London: A newborn baby died after receiving "chaotic" care at an understaffed maternity unit, an inquest heard on Thursday.
Ebony McCall died shortly after she was born after medical staff failed to spot her erratic heartbeat, it was alleged.
Her mother, Amanda McCall, 18, had been admitted in severe pain to the Milton Keynes General Hospital's maternity unit the day before she gave birth.
Doctors missed two chances to save Ebony's life at the hospital — which was criticised earlier this year for blunders which led to the death of another baby.
McCall and her parents had asked for an emergency surgical delivery because of the pain she was in, but doctors ruled against it.
Then they failed to spot Ebony's erratic heartbeat and so did not order an emergency caesarean.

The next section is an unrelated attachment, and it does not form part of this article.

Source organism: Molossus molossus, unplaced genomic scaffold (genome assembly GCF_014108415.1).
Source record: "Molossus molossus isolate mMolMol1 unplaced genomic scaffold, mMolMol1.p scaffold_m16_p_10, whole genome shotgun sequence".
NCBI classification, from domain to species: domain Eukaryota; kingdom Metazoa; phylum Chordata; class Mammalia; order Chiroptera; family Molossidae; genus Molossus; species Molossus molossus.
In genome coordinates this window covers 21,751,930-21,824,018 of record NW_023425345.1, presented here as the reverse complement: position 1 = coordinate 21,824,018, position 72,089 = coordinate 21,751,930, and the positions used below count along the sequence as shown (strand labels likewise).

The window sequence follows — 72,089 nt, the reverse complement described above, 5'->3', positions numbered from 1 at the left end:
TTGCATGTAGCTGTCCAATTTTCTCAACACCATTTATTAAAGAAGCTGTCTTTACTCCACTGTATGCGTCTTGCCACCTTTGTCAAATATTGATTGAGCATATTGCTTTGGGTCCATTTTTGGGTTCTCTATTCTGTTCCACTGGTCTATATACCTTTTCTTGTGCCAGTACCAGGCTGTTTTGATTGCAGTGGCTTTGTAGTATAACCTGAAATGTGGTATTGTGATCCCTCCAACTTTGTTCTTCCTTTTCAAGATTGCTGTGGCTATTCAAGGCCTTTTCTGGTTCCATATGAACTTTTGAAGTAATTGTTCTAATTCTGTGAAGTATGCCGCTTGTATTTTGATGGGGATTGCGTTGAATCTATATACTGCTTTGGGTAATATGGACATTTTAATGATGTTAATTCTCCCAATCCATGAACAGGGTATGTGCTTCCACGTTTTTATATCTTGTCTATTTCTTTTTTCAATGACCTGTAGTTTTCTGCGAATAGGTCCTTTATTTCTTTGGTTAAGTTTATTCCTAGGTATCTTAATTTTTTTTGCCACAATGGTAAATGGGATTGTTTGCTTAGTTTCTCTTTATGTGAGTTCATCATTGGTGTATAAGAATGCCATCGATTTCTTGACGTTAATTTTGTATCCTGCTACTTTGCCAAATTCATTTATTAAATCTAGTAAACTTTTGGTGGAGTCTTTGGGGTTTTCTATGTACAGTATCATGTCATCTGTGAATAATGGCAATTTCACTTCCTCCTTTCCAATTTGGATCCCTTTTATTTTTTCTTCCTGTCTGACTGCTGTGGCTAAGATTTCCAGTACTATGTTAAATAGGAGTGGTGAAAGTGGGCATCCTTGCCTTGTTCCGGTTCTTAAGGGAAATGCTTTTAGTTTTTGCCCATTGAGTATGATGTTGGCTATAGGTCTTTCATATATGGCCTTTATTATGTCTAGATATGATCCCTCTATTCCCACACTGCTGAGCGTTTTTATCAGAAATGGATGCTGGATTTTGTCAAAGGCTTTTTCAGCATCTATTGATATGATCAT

Staff were overstretched as 12 mothers gave birth at the unit that night — and only four midwives were on duty, the court heard.
McCall was only given a caesarean section after her mother Breda became so concerned about the heart monitor reading that she pressed a panic button.
Ebony was born at 3.21am on May 9 this year weighing 7lbs 4oz. She died at 3.54am from lack of oxygen.
McCall was 40 weeks pregnant when she was admitted to the hospital with abdominal pain, the inquest in Milton Keynes heard.
Paul Wood, a consultant obstetrician, reviewed notes of the labour as an expert witness. He said McCall should have been "the highest priority" due to her health problems including a faulty heart valve, only one working kidney and curvature of the spine.
Wood said McCall should have had a midwife by her at all times and one-to-one care would "probably" have saved Ebony's life.
By 10.30pm, Miss McCall was diagnosed as in labour and "she was rolling in pain".
Wood said: "At that point, due to the pressures on the maternity unit, the management of labour from thereon was somewhat chaotic."
The inquest continues.